Last Man Standing: Bel-Air Marquis d’Aligre


Molded rubber boots. Jeans faded by innumerable vintages. Frayed blue wool jumper that may well have witnessed the 1970s, denim jacket and a regulation flat cap, fluffs of white hair sticking out from either side, bushy eyebrows overdue effeuillage. Jean-Pierre Boyer stands amongst his vines just outside the hamlet of Virefougasse, excoriating a wine region that has lost touch. He gesticulates wildly, enunciating sentences in crescendos of pent-up incredulity and frustration until a tipping point and then, instead of exploding in rage, he deflates. A resigned shrug of shoulders and outtake of breath, as he remembers his age, and the futility and inconsequence his opinion carries. Jean-Pierre is a bona fide French paysan. See the weather-beaten face, a lifetime exposed to the elements and labor in his rudimentary winery. Feel that indefatigable spirit. Listen to those incorrigible opinions. I look upon an old man caught adrift in a modernizing landscape that extinguished his brethren long ago. However, I am not in some bucolic backwater of Burgundy or less-travelled nook of Jura. I am a five-minute drive from Château Margaux. In fact, I can see that First Growth’s vines yonder.

Bel-Air Marquis d’Aligre's Jean-Pierre Boyer in the vineyard

I have met countless Bordeaux winemakers over two decades. None have been cut from the same rough-hewn cloth as the owner of Bel-Air Marquis d’Aligre. Jean-Pierre Boyer is the last of his kind. Dominique Dupuch, my intermediary who kindly arranged the visit since Jean-Pierre rarely entertains journalists, remarks that there are only two or three like him left in Bordeaux, all in the twilight of their lives and destined to take their memories with them. Although it is not the most famous or familiar château I will ever write about, Bel-Air Marquis d’Aligre constitutes one of the most important. It might be the last or the only time that I will meet bygone Bordeaux face-to-face.

Born May 1933, Jean-Pierre Boyer’s energy belies the fact that he is about to turn eighty-five – nothing unusual there. Many winemakers work until they are physically incapable. What is remarkable is that Jean-Pierre is embarking upon his 68th vintage at the same property. That is not a typo. Sixty-eight vintages. Think about that for a moment. The first vintage under his aegis was 1950, fourteen years before Jean-Claude Berrouet, five years before Lalou Bize-Leroy. This man remembers helping his father Pierre make the 1947 vintage. His calloused hands tended the vines and bottled the 1947, 1949, 1959, 1961, 1982, 2009 and one hopes, 2018, and everything between. Even more astonishing is that his modus operandi, his tenets and practices, remained unaltered from his first day to this. It is forgotten Bordeaux made corporeal and if you don’t believe me, then I guarantee you will by the time you finish reading this article.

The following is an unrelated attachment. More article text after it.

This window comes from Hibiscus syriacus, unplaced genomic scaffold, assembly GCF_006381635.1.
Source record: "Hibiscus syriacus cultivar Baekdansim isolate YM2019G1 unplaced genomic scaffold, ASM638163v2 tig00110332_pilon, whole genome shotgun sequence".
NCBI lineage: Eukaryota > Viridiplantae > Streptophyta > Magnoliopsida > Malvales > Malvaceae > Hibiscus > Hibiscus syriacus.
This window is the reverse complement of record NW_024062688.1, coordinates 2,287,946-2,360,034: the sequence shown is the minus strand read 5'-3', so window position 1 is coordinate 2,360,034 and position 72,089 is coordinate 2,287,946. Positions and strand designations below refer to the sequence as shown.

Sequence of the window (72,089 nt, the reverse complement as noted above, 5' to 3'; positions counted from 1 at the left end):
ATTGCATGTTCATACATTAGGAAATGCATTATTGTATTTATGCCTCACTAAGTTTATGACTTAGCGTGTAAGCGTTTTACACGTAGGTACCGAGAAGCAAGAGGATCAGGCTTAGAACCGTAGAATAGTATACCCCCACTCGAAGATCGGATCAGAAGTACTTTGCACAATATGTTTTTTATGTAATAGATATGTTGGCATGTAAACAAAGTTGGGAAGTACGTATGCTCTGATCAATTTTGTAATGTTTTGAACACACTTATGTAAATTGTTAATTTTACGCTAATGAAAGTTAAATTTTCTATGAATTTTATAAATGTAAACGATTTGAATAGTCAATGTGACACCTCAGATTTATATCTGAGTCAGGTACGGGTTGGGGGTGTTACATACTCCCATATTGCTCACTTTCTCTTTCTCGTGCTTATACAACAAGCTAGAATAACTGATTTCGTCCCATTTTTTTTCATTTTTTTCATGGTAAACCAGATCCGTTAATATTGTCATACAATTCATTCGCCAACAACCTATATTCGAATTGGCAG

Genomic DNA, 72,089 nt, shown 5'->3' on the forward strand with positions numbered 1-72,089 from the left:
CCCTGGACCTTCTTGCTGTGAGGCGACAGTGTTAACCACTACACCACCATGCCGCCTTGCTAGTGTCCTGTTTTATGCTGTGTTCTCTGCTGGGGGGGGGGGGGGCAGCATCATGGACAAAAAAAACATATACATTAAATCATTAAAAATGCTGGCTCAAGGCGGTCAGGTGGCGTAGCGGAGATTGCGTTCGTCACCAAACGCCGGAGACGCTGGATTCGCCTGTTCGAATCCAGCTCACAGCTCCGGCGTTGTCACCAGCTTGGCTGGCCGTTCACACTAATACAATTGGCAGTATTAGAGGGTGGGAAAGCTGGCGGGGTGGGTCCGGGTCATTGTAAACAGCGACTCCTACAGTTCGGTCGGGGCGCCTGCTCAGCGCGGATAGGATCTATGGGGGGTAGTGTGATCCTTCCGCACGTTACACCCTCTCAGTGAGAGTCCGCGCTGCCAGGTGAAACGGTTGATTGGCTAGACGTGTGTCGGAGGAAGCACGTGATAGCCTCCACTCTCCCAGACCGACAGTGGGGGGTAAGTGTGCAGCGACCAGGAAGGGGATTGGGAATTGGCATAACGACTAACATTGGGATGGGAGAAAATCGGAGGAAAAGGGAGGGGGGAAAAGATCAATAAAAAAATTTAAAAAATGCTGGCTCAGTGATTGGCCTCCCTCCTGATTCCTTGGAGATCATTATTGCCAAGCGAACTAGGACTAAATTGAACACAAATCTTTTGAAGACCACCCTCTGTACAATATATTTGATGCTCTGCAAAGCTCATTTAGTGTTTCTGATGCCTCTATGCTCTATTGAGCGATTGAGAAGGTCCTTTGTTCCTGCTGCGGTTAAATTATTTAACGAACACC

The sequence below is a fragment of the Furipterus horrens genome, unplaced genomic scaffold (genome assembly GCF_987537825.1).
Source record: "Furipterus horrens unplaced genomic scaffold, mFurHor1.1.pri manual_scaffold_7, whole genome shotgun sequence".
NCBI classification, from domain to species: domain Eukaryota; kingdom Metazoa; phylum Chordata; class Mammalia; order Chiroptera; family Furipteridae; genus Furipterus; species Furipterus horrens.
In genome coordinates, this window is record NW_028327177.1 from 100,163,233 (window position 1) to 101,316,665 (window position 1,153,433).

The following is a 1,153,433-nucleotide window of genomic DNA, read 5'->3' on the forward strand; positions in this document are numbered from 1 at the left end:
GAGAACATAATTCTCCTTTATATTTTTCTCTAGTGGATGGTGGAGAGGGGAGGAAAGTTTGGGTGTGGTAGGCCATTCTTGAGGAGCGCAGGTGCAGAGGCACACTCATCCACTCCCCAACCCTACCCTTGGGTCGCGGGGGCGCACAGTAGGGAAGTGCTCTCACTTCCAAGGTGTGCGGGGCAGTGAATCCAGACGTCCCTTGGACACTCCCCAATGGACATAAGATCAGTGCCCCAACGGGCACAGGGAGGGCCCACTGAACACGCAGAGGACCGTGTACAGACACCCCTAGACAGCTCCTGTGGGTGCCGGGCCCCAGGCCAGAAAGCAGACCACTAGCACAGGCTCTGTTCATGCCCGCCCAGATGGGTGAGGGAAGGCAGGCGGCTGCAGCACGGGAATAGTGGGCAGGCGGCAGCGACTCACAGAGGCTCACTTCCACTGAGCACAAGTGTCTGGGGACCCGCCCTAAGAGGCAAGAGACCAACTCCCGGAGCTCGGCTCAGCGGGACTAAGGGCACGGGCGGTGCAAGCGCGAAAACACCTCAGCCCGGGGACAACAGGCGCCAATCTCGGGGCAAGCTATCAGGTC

Before I continue, let me forewarn that Jean-Pierre is not a man for details. He doesn’t do them. He tells me that he’s too old for those kinds of things and doubts their importance. I am able to glean that he owns around a considerable 50-hectares of vines scattered over all five communes within Margaux, some under long-standing fermage agreements with Château Ferrière, Lucien Lurton being an old friend. It implies Bel-Air Marquis d’Aligre produces a large volume; however, the parcel directly outside the winery lies fallow with wild grass and poppies. “I pulled up the vines in 1956 after they were killed by the frost and I just never got round to replanting,” he explains. “I could do it, I suppose.” Jean-Pierre seems content to look upon the fallow land, exercising his right to not plant any vines, to the chagrin of his neighbors. The parcel beyond is pot-marked by numerous gaping holes between vines, aesthetically akin to some ancient old Grenache vineyards I saw in Rioja, incongruous in a region that prides itself on regimented high-density rows manicured to within an inch of their lives. He divulges that at some point, he exchanged several parcels with Château Margaux; indeed, one of his plots is adjacent to Pavillon Blanc de Margaux. This exchange transpired before the Mentzelopoulos family bought the First Growth, when Pierre Ginestet was the proprietor. Digging around texts I found that only 13-hectares are farmed with some rented out to neighbors, which means annual production is roughly 2,500 cases.

The vines. Wow. I have visited most of the major vineyards in Bordeaux and never encountered any like these. “I have vines that are over 100-years old, maybe dating back to the 1870s on their own roots,” Boyer tells me, vanquishing the idea that the only Gallic vines on their original roots lie chez Bollinger. Winemakers often boast about the age of their vines, exaggerating and adding a few years. Inspecting these veterans close-up, they must constitute not just some of the oldest in Bordeaux, but in France. “Look at this one,” he says gleefully. “It looks like a trombone!” And he’s not joking. It’s gnarled and twisted into a warped corkscrew, its ugly form its warped beauty. Some vines are scarred down to the bone, almost splayed open. Jean-Pierre demonstrates how he cuts and scrapes away any disease with a knife. One vine clearly shows where at some indeterminate point, instead of the orthodox practice of re-grafting the vine onto phylloxera-resistant American rootstock, the tendril was buried into the soil to propagate a new vine. This is the first time I have seen this largely abandoned technique in Bordeaux. That erstwhile spur is now an inch thick trunk plunging back into the terra firma, popping up next door as a new vine. Yields must be criminally low and not because of any ultra-low-yield dogma. I don’t ask the proportion of grape plantings because I know Jean-Pierre will just scratch his head and laugh at such a banal question. Later, I learn from David Peppercorns’ Bordeaux guide that the planting is 35% Merlot, 30% Cabernet Sauvignon, 20% Cabernet Franc and 15% Petit Verdot and, according to old Féret guides, there was once Malbec. Use that as a rough guide since those figures would be skewed by expired vines since that book was published.